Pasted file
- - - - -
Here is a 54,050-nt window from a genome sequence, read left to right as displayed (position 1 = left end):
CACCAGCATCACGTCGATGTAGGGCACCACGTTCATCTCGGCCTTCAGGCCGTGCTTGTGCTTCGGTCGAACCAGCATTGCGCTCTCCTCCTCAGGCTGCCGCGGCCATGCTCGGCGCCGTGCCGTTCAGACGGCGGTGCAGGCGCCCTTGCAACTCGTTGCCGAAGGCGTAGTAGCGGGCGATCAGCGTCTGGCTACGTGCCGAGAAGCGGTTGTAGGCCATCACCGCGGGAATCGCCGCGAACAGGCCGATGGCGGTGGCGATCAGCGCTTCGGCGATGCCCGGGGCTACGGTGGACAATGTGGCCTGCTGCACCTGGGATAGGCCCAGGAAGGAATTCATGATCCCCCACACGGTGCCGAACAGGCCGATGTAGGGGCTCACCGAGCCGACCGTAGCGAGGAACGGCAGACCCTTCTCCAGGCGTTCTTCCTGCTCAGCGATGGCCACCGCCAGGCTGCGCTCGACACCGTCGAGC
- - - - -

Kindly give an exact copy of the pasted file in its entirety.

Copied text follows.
Here is a 54,050-nt window from a genome sequence, read left to right as displayed (position 1 = left end):
CACCAGCATCACGTCGATGTAGGGCACCACGTTCATCTCGGCCTTCAGGCCGTGCTTGTGCTTCGGTCGAACCAGCATTGCGCTCTCCTCCTCAGGCTGCCGCGGCCATGCTCGGCGCCGTGCCGTTCAGACGGCGGTGCAGGCGCCCTTGCAACTCGTTGCCGAAGGCGTAGTAGCGGGCGATCAGCGTCTGGCTACGTGCCGAGAAGCGGTTGTAGGCCATCACCGCGGGAATCGCCGCGAACAGGCCGATGGCGGTGGCGATCAGCGCTTCGGCGATGCCCGGGGCTACGGTGGACAATGTGGCCTGCTGCACCTGGGATAGGCCCAGGAAGGAATTCATGATCCCCCACACGGTGCCGAACAGGCCGATGTAGGGGCTCACCGAGCCGACCGTAGCGAGGAACGGCAGACCCTTCTCCAGGCGTTCTTCCTGCTCAGCGATGGCCACCGCCAGGCTGCGCTCGACACCGTCGAGC